Anthony John is an actor whose life is strongly influenced by the characters he plays. When he's playing comedy, he's the most enjoyable person in the world, but when he's playing drama, ...
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George and Catherine Apley of Boston lead a proper life in the proper social circle, as did the Apleys before them. When grown daughter Eleanor falls in love with Howard (from New York!), ... See full summary »
Joseph L. Mankiewicz
Florence and Chet Keefer have had a troublesome marriage. Whilst in the middle of a divorce hearing the judge encourages them to remember the good times they have had hoping that the ... See full summary »
Police surround the apartment of apparent murderer Joe Adams, who refuses to surrender although escape appears impossible. During the siege, Joe reflects on the circumstances that led him to this situation.
Barbara Bel Geddes,
Anthony John is an actor whose life is strongly influenced by the characters he plays. When he's playing comedy, he's the most enjoyable person in the world, but when he's playing drama, it's terrible to be around him. That's the reason why his wife Brita divorced him; although she still loves him and works with him, she couldn't stand living with him anymore. So when Anthony accepts to play Othello, he devotes himself entirely to the part, but it soon overwhelms him and with each day his mind gets filled more and more with Othello's murderous jealousy.Written by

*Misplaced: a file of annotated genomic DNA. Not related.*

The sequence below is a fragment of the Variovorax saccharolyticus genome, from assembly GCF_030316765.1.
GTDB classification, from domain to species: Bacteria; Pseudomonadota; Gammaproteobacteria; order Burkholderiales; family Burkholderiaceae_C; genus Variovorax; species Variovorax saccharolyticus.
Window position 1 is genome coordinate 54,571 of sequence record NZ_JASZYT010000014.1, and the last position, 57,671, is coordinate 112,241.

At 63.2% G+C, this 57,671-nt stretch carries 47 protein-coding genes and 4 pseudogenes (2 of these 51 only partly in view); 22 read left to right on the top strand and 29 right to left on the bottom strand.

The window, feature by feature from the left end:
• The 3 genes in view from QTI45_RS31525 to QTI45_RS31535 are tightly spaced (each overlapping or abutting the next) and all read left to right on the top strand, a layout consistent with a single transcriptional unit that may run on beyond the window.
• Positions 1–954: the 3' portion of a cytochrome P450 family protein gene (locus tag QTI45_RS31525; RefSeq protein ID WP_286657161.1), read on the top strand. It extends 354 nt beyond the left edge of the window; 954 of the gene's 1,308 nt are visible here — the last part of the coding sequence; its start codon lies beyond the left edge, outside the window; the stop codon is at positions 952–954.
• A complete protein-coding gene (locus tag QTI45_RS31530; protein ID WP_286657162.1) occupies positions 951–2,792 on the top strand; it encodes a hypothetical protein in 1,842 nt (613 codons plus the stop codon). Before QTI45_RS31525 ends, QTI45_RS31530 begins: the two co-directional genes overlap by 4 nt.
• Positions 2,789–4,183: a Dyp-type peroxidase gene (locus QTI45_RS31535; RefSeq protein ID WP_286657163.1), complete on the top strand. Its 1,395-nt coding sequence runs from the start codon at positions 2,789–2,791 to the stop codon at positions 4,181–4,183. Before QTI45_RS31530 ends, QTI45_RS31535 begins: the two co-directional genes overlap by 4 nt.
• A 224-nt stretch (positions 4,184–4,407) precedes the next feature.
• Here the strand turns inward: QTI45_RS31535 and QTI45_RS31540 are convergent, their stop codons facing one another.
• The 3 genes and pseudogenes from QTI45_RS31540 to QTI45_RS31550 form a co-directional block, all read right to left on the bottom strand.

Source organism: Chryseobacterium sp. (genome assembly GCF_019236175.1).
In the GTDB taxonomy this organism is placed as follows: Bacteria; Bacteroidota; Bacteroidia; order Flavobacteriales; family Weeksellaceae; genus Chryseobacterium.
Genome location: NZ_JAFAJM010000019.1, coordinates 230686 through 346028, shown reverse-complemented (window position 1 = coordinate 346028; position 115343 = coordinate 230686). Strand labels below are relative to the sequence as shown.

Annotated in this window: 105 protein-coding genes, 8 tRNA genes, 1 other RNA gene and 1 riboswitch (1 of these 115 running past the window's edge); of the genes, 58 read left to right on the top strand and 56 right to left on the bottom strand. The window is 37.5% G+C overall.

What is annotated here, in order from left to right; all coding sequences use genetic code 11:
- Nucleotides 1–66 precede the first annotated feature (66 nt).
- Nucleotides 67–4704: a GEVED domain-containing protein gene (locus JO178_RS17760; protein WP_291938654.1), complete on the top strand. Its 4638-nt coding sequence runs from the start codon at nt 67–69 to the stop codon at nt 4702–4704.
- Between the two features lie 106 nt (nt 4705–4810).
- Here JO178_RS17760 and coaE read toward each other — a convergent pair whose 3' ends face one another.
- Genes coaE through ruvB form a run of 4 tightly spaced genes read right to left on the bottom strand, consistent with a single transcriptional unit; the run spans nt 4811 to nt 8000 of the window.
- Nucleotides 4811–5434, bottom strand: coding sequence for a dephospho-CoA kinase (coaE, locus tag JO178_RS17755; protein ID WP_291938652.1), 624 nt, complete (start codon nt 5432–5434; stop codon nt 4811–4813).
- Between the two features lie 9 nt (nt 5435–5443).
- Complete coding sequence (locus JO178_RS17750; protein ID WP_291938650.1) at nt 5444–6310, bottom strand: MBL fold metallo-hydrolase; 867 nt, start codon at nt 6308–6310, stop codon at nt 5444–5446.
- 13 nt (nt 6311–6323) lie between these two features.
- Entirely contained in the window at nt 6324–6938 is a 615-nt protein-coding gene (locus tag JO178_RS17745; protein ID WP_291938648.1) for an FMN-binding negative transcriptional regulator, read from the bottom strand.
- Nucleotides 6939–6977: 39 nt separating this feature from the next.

Leon Wolters <wolters@strw.LeidenUniv.nl>
Milt Harker, the manager of the Los Angeles office of the International News Service, served as technical advisor on the newspaper coverage scenes. See more »
From all appearances during the opening sequence, Anthony John's new comedy is just opening on Broadway - deliverymen carry a fresh sign into the lobby covered with blurbs from rave reviews, leading lady is asked to look at new publicity photos and theater is packed during scene from play. But suddenly, it's revealed that this play has been running a year and is actually about to close. In reality, virtually all plays close due to dwindling attendance (and don't have SRO audiences in last days, as does this one) nor do producers waste money on advertising and publicity on productions that have already posted closing notices, as appears to be the case here since actors are already discussing their next jobs. See more »
I was astonished at how good this picture was - Ronald Colman's scenery chewing was great, as well as the script and all supporting performances, as well as it being one of George Cukor's better but least seen works. It is a very disquieting film, almost in a Hitchcockian sort of way, and perhaps that accounts for its obscurity. Besides, an early Shelley Winters film is all right by me (carumba!) Hopefully you can find a better print than the one I saw on cable which looked like it was culled from a 16mm positive. C'mon, film preservationists, get on it!
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